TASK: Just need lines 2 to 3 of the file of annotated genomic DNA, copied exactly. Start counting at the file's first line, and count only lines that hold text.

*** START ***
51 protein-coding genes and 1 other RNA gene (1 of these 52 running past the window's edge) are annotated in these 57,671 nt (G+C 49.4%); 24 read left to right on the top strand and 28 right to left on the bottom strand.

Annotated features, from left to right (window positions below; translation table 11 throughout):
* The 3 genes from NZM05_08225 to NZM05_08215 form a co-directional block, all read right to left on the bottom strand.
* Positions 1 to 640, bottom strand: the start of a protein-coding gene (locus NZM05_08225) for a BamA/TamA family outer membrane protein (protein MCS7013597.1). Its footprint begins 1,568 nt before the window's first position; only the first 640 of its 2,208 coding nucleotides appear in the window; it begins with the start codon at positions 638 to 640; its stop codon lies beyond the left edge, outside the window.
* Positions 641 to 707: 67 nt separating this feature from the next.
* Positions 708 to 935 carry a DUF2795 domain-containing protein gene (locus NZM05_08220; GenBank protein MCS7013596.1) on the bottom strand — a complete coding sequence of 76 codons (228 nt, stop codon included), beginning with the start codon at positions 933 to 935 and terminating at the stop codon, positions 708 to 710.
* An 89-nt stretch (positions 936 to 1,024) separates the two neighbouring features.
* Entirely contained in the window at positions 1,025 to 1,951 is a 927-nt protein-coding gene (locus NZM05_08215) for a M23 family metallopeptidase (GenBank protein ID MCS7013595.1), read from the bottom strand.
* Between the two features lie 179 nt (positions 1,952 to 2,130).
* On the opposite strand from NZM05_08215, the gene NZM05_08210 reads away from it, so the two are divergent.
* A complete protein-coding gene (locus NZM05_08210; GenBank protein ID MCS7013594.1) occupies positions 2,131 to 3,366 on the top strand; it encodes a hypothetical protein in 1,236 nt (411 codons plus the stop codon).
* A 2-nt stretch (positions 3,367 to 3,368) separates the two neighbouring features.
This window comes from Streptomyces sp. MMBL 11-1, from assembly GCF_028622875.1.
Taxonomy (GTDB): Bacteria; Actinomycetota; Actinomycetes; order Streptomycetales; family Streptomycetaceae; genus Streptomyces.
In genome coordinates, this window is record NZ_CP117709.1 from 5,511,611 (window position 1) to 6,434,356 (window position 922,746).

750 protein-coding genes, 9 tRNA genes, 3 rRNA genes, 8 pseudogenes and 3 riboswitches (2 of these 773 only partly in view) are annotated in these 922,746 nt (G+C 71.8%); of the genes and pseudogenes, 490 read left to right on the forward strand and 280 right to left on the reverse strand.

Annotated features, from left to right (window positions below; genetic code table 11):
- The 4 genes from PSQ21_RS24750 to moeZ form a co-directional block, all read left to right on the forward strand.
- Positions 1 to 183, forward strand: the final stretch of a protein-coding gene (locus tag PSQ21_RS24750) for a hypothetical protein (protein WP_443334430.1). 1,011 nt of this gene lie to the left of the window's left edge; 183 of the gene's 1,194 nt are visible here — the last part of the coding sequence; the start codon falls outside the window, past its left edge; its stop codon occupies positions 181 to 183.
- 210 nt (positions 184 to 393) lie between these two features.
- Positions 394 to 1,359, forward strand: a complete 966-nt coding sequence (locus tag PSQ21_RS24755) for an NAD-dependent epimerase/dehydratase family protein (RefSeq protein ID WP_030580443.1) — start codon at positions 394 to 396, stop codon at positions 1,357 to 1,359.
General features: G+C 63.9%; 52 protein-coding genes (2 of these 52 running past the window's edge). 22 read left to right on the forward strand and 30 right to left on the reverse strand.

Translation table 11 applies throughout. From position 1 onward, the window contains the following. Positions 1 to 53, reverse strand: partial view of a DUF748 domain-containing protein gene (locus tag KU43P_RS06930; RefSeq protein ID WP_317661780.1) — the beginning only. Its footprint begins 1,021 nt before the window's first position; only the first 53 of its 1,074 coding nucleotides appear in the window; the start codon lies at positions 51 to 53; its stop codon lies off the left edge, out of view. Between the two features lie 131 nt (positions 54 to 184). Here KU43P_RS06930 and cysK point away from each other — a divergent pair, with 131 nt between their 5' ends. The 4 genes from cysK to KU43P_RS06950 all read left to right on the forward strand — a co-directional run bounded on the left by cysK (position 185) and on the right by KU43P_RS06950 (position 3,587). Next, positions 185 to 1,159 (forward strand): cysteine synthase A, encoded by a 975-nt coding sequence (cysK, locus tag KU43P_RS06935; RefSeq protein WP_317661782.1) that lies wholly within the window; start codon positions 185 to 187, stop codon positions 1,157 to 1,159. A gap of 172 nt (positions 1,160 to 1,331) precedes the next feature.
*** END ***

Annotated features, from left to right (window positions below; translation table 11 throughout):
* The 3 genes from NZM05_08225 to NZM05_08215 form a co-directional block, all read right to left on the bottom strand.